If your child has any of the signs or symptoms of less serious heart defects as he or she grows, call your child's doctor. Your child's doctor can let you know if your child's symptoms are due to a heart defect or another medical condition.
What are the causes for congenital heart defects?
If your child has a congenital heart defect, you may think you did something wrong during your pregnancy to cause the problem. However, doctors often don't know why congenital heart defects occur.
Heredity may play a role in some heart defects. For example, a parent who has a congenital heart defect may be more likely than other people to have a child with the defect. Rarely, more than one child in a family is born with a heart defect.
Children who have genetic disorders, such as Down syndrome, often have congenital heart defects. In fact, half of all babies who have Down syndrome have congenital heart defects.
Smoking during pregnancy also has been linked to several congenital heart defects, including septal defects.
Researchers continue to search for the causes of congenital heart defects.
What are the signs and symptoms and signs of congenital heart defects?
Many congenital heart defects cause few or no signs and symptoms. A doctor may not even detect signs of a heart defect during a physical exam.
Some heart defects do cause signs and symptoms. They depend on the number, type, and severity of the defects. Severe defects can cause signs and symptoms, usually in newborns. These signs and symptoms may include:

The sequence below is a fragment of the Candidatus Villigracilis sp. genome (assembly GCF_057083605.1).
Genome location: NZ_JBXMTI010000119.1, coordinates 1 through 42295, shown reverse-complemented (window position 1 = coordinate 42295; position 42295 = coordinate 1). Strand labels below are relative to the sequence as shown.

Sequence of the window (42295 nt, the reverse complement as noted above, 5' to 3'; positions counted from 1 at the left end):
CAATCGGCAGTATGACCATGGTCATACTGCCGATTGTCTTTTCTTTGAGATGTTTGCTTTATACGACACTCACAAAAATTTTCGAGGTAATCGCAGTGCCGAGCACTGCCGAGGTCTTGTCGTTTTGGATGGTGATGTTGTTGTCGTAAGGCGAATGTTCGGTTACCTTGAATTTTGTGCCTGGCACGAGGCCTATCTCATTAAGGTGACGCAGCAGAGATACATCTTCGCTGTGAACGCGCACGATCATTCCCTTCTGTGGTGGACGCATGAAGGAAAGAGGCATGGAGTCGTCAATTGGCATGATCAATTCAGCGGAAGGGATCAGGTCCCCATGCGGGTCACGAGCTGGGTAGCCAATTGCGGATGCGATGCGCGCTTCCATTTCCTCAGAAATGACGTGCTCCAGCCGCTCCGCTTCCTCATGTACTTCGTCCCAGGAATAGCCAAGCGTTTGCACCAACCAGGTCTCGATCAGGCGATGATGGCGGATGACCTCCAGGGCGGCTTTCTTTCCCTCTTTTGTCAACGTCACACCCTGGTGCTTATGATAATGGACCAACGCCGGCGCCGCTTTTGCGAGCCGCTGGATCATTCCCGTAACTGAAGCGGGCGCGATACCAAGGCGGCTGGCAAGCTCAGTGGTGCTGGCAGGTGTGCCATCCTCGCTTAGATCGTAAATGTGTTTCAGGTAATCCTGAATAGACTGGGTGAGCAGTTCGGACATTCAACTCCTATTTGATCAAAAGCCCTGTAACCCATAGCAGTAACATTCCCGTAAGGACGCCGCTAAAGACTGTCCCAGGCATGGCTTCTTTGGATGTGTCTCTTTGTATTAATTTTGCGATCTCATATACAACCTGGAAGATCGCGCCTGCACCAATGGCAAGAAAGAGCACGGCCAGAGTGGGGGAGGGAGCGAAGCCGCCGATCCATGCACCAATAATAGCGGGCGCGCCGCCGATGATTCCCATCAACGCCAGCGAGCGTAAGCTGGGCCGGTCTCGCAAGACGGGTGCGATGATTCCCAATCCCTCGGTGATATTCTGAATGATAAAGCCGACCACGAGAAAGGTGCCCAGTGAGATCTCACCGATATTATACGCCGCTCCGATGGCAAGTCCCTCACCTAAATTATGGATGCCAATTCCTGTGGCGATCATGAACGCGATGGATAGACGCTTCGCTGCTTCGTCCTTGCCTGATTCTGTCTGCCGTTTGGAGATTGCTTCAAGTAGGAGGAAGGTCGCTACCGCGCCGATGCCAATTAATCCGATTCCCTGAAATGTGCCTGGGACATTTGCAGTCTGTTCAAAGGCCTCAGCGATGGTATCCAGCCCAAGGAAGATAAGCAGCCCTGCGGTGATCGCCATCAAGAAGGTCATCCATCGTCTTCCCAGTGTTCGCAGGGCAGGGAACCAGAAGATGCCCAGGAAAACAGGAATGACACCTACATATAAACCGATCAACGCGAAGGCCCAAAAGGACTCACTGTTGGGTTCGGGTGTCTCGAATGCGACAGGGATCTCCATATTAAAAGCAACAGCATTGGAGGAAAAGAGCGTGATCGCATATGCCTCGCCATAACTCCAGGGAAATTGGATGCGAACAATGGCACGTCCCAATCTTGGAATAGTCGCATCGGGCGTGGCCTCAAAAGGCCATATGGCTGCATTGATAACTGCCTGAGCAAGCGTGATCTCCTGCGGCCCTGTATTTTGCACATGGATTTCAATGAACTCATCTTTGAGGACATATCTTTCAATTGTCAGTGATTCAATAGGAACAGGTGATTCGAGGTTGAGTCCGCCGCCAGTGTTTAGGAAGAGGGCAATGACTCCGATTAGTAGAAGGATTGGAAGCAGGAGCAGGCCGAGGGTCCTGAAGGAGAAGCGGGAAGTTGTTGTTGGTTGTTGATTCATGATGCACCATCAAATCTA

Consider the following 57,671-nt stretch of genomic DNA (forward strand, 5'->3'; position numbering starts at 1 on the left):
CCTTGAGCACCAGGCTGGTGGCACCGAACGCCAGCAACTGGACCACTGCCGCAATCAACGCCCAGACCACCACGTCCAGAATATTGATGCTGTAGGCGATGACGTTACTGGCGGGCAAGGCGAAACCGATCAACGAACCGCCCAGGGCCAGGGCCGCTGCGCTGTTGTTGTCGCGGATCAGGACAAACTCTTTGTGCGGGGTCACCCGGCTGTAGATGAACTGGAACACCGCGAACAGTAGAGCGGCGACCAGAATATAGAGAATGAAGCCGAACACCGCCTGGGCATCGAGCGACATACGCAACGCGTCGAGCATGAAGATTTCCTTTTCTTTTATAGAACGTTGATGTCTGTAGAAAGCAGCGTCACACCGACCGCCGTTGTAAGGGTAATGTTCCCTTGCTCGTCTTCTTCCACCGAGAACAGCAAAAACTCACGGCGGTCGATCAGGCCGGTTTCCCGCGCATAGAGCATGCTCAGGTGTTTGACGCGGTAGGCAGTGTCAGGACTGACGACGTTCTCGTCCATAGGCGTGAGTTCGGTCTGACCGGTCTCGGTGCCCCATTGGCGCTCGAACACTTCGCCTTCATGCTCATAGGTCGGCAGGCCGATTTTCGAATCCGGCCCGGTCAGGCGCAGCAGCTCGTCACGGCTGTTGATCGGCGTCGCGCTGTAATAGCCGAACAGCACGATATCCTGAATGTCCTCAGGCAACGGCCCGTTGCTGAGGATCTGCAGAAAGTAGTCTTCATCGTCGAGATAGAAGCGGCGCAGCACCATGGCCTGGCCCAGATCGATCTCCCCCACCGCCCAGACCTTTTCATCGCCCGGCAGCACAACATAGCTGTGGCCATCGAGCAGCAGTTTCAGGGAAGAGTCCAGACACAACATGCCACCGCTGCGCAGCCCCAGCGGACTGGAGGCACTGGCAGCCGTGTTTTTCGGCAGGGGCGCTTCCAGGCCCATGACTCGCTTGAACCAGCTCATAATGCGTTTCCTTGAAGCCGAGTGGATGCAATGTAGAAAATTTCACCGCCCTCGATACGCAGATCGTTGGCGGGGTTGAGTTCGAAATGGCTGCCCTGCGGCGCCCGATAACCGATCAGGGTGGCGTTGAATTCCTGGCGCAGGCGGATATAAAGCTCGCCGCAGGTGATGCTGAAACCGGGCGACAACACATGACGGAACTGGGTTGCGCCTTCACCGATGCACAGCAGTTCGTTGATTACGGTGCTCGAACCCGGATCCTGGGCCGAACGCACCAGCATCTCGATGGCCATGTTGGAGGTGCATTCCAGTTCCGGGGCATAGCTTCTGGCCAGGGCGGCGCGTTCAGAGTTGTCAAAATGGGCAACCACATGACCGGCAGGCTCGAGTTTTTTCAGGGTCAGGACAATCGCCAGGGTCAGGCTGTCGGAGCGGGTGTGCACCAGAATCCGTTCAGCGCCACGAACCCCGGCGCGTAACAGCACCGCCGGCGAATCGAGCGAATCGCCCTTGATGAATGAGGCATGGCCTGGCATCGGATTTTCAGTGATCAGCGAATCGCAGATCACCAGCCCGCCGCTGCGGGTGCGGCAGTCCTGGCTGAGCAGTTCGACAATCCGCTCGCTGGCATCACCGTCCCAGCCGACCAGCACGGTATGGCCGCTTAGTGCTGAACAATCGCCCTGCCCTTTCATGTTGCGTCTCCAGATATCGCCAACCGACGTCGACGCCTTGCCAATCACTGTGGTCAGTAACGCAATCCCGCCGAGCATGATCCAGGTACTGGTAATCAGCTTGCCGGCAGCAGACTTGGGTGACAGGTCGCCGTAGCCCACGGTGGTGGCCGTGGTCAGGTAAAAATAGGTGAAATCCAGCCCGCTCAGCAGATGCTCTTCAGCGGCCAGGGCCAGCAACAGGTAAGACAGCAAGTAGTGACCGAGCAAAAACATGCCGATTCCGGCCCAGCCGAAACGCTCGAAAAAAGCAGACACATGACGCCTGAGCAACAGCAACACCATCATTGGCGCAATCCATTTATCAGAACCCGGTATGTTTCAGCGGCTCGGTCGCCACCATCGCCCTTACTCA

- Rapid breathing
- Cyanosis (a bluish tint to the skin, lips, and fingernails)
- Fatigue (tiredness)
- Poor blood circulation
Congenital heart defects don't cause chest pain or other painful symptoms.
Heart defects can cause heart murmurs (extra or unusual sounds heard during a heartbeat). Doctors can hear heart murmurs using a stethoscope. However, not all murmurs are signs of congenital heart defects. Many healthy children have heart murmurs.
Normal growth and development depend on a normal workload for the heart and normal flow of oxygen-rich blood to all parts of the body. Babies who have congenital heart defects may have cyanosis and tire easily while feeding. As a result, they may not gain weight or grow as they should.
Older children who have congenital heart defects may get tired easily or short of breath during physical activity.
Many types of congenital heart defects cause the heart to work harder than it should. With severe defects, this can lead to heart failure. Heart failure is a condition in which the heart can't pump enough blood to meet the body's needs. Symptoms of heart failure include:
- Shortness of breath or trouble breathing
- Fatigue with physical activity
- A buildup of blood and fluid in the lungs
- Swelling in the ankles, feet, legs, abdomen, and veins in the neck
What are the treatments for congenital heart defects?
Although many children who have congenital heart defects don't need treatment, some do. Doctors repair congenital heart defects with catheter procedures or surgery.
Sometimes doctors combine catheter and surgical procedures to repair complex heart defects, which may involve several kinds of defects.
The treatment your child receives depends on the type and severity of his or her heart defect. Other factors include your child's age, size, and general health.
Some children who have complex congenital heart defects may need several catheter or surgical procedures over a period of years, or they may need to take medicines for years.
Catheter procedures are much easier on patients than surgery. They involve only a needle puncture in the skin where the catheter (thin, flexible tube) is inserted into a vein or an artery.
Doctors don't have to surgically open the chest or operate directly on the heart to repair the defect(s). This means that recovery may be easier and quicker.
The use of catheter procedures has increased a lot in the past 20 years. They have become the preferred way to repair many simple heart defects, such as atrial septal defect (ASD) and pulmonary valve stenosis.